This is my video I’ve worked on for my project throughout the semester focusing on food trucks in Greenville, SC. I placed an emphasis on how these four food trucks incorporate social media into their marketing campaigns in order to spread the word about their business. Many thanks to Neue Southern Food Truck, Thoroughfare Food Truck, Asada, and Henry’s Hog Howler for helping out and for the delicious food!

For this Thursday’s class we read an article by Douglass & Harnden titled, “Point of View”. Throughout the article they discuss the various definitions of point of view in relation to film. It’s important to understand the different definitions in order to understand the basic story in a video or film.

There are three types of point of view Douglass & Harnden introduce to us. First, it can be “a camera shot taken as if seen through the eyes of a character”. The second definition “refers to the perspective of the storyteller” meaning it can be “an eyewitness account of an incident or an expression of the storyteller’s thoughts and theories”. Lastly, point of view can refer “to the interests, attitudes, and beliefs associated with a character’s or group’s particular perspective” (31).

Point of view shots are used in films to put the viewer in the perspective of one of the characters. It often times build suspense and because of this it is used in horror movies and action movies very frequently. One example I always vividly remember is in the movie theater the 30-second intro before a movie begins when they play the video clip of a rollercoaster ride on a film strip. It makes you feel as though you are on the ride yourself experiencing the thrill.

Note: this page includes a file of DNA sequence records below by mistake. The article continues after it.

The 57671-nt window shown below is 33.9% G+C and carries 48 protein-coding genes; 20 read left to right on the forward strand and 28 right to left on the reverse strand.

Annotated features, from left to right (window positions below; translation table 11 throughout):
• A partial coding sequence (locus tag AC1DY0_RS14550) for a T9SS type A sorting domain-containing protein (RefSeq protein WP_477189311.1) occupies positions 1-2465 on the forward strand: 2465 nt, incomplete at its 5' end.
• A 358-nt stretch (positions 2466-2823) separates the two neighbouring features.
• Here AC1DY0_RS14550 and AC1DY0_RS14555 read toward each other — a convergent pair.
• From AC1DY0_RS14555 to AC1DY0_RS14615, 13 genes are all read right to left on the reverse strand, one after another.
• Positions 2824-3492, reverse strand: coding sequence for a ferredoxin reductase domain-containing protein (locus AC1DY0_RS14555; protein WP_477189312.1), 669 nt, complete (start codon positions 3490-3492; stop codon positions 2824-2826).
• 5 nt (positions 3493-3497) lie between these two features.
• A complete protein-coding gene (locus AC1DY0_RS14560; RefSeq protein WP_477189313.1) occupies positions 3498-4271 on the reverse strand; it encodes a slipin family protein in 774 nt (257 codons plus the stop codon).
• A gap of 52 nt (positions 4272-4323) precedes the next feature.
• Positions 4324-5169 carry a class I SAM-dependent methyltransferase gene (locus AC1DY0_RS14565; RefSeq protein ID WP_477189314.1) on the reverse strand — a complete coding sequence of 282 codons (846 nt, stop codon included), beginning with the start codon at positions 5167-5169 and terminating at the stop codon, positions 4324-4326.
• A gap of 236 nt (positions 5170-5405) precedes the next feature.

The perspective of the storyteller is also an important element for the editor to consider when shaping their story. The first person voice is generally used in documentary films in order to state an opinion on important matters. An example of a director who frequently uses this method is Michael Moore.

Third person narration is common in many Hollywood movies, but is less emotional than the first person point of view. It’s also not normal for an opinion to be stated in a third person narrative.

When choosing whose point of view to express in a film, we must keep in mind the attitude we are trying to portray to our audience. The following is an example Douglass & Harnden brought up:

“Consider how different a production about timber logging might be if it were sponsored by a lumber company as opposed to an environmental group” (39).

Clearly, their attitudes would be in direct opposition.

Questions to Ponder:

1.) What are techniques you have noticed in films to help establish a point of view?
2.) Is there a certain director whose films you enjoy because of his/her point of view? If so, who and why?